Mechanistic Investigation of Tolfenamic Acid, Betulinic Acid, and Aspirin in Anti-Cancer Therapy



Journal Title

Journal ISSN

Volume Title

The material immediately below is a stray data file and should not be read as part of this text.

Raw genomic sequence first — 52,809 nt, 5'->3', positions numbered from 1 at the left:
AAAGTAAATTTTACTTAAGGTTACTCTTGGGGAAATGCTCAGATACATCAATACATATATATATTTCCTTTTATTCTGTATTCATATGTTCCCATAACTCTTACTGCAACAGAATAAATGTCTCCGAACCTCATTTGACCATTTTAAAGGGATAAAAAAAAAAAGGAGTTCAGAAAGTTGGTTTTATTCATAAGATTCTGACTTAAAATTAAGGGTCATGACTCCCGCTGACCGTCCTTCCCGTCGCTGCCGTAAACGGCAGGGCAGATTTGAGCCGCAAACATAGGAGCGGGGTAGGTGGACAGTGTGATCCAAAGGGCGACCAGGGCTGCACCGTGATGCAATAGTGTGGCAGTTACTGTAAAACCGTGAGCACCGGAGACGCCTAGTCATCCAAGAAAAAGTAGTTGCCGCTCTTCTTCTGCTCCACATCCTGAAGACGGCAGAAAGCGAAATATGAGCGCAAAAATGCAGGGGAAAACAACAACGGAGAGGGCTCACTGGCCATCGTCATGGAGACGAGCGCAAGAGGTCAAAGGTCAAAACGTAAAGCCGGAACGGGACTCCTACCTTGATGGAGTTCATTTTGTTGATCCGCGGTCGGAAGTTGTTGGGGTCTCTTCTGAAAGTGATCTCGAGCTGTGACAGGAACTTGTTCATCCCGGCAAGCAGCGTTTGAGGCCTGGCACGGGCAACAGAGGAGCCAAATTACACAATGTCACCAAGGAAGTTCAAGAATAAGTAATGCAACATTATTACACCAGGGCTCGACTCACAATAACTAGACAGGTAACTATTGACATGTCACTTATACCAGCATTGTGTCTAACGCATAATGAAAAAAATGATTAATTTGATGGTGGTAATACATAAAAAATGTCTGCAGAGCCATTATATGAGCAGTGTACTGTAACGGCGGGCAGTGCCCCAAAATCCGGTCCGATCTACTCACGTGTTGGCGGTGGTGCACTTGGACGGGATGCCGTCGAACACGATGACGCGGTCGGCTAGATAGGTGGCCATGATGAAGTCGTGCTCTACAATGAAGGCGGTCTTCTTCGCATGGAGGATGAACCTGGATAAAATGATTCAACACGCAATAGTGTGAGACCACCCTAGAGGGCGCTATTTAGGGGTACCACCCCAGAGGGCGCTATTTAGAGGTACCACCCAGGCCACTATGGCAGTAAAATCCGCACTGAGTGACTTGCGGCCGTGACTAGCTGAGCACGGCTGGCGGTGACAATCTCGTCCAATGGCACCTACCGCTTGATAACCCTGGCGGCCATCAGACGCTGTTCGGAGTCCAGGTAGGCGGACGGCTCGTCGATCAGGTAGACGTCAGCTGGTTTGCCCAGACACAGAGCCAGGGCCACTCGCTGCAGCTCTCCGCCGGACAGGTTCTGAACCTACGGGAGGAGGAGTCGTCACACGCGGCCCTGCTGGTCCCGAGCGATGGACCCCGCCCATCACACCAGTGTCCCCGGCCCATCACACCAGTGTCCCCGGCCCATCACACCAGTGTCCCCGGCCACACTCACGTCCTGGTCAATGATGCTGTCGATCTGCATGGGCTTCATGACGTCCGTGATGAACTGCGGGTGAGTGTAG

Tolfenamic acid (TA), betulinic acid (BA) and acetylsalicylic acid (aspirin) are anticancer drugs, and Sp1, Sp3, Sp4 transcription factors and growth factor 2 (EGFR2, HER2 / ErbB2) are important molecular markers in cancer cells. In this study the molecular mechanisms by which these anticancer drugs target downregulation of Sp1, Sp3, Sp4 and ErbB2 are investigated in breast cancer cells. TA inhibits growth of ErbB2-overexpressing BT474 and SKBR3 breast cancer cells by inhibiting ErbB2 expression. In cells treated with TA, ErbB2 mRNA expression and promoter activity were decreased, and this was due to decreased mRNA stability in BT474 cells. In both cell lines, TA also decreased expression of the YY1 and AP-2 transcription factors that are required for basal ErbB2 expression. These effects were accompanied by decreased ErbB2-dependent kinase activities, induction of p27, and decreased expression of cyclin D1. In addition, TA also inhibited tumor growth in BT474 cells orthotopic mouse model. However, Sp proteins were not the major target of TA in these breast cancer cells and this contrasts to results in pancreatic cancer cells where TA decreased expression of Sp proteins. BA inhibits growth of ErbB2 ?overexpressing BT474 and MDA-MB-453 and induced apoptosis in these cells. BA induced proteasome-independent downregulation of specificity protein (Sp) transcription factors Sp1, Sp3, Sp4 and survivin, an Sp-regulated gene, and BA also decreased expression of ErbB2, ErbB2-regulated kinases and also YY1, a transcription factor that regulates ErbB2 expression in these cells. Knockdown of Sp1, Sp3, Sp4 and their combination by RNA interference was accompanied by decreased expression of ErbB2, YY1 and luciferase activity in cells transfected with a construct containing the GC-rich YY1 promoter linked to a luciferase reporter gene. BA-dependent repression of Sp1, Sp3, Sp4 and Sp regulated genes was due in part to induction of the Sp repressor ZBTB10 and downregulation of microRNA-27a (miR-27a) which constitutively inhibits ZBTB10 expression. The effects of BA on the miR-27a:zBTB10-Sp transcription factor axis were inhibited in cells cotreated with the cannabinoid 1 (CB1) and CB2 receptor antagonists AM251 and AM630 respectively. However, in vitro binding studies with ? 10 mM BA and a radiolabeled cannabinoid did not indicate direct competitive binding of BA to the CB1 and CB2 receptors, suggesting a possible role for other CB-like G protein-coupled receptors. Aspirin inhibits growth, induces apoptosis and decreases cell migration in BT474 and MDA-MB-453 breast cancer cells that overexpress the ErbB2 oncogene. Aspirin also downregulated ErbB2 expression in these cells and this was accompanied by inhibition of downstream kinases including phospho-Akt (p-Akt) and phospho-mitogen-activated protein kinase (p-MAPK). Aspirin also decreased expression of survivin, vascular endothelial growth factor (VEGF) and YY1 which regulates ErbB2 expression in these cell lines. Aspirin also downregulates Sp1, Sp3 and Sp4, and further investigation of the underlying mechanism of action showed that aspirin-induced downregulation of Sp transcription factors and Sp-regulated genes could be inhibited in part by proteasome inhibitior lactacystin and phosphatase inhibitors including sodium orthovanadate (SOV). These results were consistant with the induction of several phosphatases by aspirin in BT474 and MDA-MB-453 cells and these include mitogen-activated protein kinase phosphatase-5 (MKP-5) and MKP-1. Aspirin-induced downregulation of Sp1, Sp3 and Sp4 are reversed in cells transfected with an oligonucleotide (siMKP5) that knocks down MKP5 by RNA interference whereas siMKP-1 did not block Sp protein downregulation demonstrating for the first time a linkage between a drug-induced phosphatase (MKP-5) and Sp downregulation. These results suggest that TA, BA and aspirin represent novel and promising new anticancer drugs for cancer treatment by targeting Sp proteins and ErbB2 oncogene.